envisions a model-driven approach built around the current code-centric robotic
system integration. The objective of this workshop is to involve the software and
robotics community into designing a new software engineering landscape. The
RobMoSys project team will be involving the robotics and software community to
harmonise robotics model specifications, establish a common open methodology
for software development, improve tools and foster interoperability by model
interchange and composability. The project’s aim is to improve the quality of any
such software project by formalising its design and programming documentation
into models, from which code (provided by the frameworks) can be generated,
runtime composition of two or more robot controllers can be realised, consistency
or correctness of system designs or robot task programs can be assessed formally,
etc. The seamless integration of diverse partners requires early involvement of
experts of industry and academia, therefore the participants of the workshop
are invited to discuss and contribute to the community needs, establishing
specifications for the common robot functionalities.

Organiser: Herman Bruyninckx

Edinburgh International Conference Centre (EICC)
Morrison St 150
EH3 8EE Edinburgh
United Kingdom
ELS - A Tool for the Ethical and Legal Assessment of Non-military Drone Design and Deployment
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The ever-increasing penetration of drone technologies from the military domain
into civil, industrial, and commercial domains poses substantial challenges and
opportunities for individuals, social structures (e.g. labour, employment, etc.),
and societies. We have developed a new ethical and legal analytical tool that
supports the assessment of these challenges and opportunities in the research
& design, and application of drone technologies in these non-military domains.
The tool is aimed at facilitating the provision of practical recommendations that
may be made regarding value-sensitive design (VSD) and legitimate deployment
of drone technologies. This workshop is aimed at gathering feedback regarding
the ethical and legal tool, its validity and utility, and ways in which the tool can
be improved.
The objective of the workshop is to test the tool for the ethical and legal assessment
of non-military drone design and deployment. Therefore, it is intended to be
highly interactive, engaging with the audience in group work and discussions.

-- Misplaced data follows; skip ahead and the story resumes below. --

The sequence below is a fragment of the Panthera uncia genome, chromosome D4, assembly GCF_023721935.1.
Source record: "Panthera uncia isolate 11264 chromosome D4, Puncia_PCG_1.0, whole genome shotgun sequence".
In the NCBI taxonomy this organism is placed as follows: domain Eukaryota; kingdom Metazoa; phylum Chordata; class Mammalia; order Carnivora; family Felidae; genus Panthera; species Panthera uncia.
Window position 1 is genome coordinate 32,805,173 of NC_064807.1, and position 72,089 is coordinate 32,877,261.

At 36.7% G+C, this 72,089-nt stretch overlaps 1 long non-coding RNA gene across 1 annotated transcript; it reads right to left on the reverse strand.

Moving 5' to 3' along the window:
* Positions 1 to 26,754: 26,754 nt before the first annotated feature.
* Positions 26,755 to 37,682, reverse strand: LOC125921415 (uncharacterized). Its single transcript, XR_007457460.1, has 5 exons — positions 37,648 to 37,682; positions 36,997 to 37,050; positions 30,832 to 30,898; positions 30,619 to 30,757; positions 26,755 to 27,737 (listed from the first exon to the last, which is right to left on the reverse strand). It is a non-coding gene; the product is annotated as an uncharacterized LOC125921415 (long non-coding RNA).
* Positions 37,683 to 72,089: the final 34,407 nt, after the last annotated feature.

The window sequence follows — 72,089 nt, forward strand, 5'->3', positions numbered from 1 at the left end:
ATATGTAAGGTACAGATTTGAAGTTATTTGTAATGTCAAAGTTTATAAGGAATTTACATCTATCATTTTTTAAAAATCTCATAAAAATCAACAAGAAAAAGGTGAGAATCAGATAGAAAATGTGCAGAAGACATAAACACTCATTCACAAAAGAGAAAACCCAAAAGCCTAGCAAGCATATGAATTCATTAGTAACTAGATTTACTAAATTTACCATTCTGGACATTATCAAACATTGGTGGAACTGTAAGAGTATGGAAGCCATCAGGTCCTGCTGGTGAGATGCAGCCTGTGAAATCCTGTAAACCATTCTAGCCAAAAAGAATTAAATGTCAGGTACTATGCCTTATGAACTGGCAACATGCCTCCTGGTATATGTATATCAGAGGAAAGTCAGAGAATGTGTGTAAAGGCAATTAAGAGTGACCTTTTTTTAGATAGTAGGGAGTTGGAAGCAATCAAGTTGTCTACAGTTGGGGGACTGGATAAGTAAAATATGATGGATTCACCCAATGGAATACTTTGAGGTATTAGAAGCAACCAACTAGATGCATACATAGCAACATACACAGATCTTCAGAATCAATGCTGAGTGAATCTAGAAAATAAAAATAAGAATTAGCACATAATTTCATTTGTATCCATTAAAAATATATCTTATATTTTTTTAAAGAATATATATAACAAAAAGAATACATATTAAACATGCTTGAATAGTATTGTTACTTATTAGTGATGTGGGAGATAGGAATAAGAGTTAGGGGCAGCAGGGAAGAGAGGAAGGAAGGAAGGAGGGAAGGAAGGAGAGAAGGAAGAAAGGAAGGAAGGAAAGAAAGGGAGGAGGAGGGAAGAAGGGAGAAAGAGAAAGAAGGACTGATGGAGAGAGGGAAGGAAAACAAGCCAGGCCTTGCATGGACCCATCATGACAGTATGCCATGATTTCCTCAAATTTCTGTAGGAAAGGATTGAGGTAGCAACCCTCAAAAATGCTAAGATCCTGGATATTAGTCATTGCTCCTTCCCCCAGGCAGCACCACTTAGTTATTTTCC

• Introduction
o Workshop objective and format – (5 min)
o Ethical part of the tool – (5 min)
o Legal part of the tool – (5 min)
• Interactive group work #1
o Ethical tool: exercise 1 of 2 – (10 min)
o Ethical tool: exercise 2 of 2 – (10 min)
o Ethical tool: presentation and discussion – (15 min)
o Legal tool: exercise – (20min)
o Legal tool: presentation and discussion – (15 min)
• Interactive group work #2 (after swap)
o Ethical tool: exercise 1 of 2 – (10 min)
o Ethical tool: exercise 2 of 2 – (10 min)
o Ethical tool: presentation and discussion – (15 min)
o Legal tool: exercise – (20 min)
o Legal tool: presentation and discussion – (15 min)
• Panel Q&A, feedback – (5 min)
The objective of the workshop is to test the tool for the ethical and legal
assessment of non-military drone design and deployment.

Organiser: Peter Novitzky

Edinburgh International Conference Centre (EICC)
Morrison St 150
EH3 8EE Edinburgh
United Kingdom
Success Stories - The new H2020 robotics projects in the SPARC strategy
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Don’t miss the official presentation of the new H2020 Robotics projects and their
contribution to the SPARC strategy!
In 90 minutes you will have the full overview of the newly selected 17 projects
and in the accompanying poster session you will have the opportunity to meet
with the project representatives for more in-depth information and developing
networks and synergies among projects and with the community as a whole.


1) Introduction and portfolio overview by the EC
2) Pitch from each Project representative in 3 slides, 4 minutes: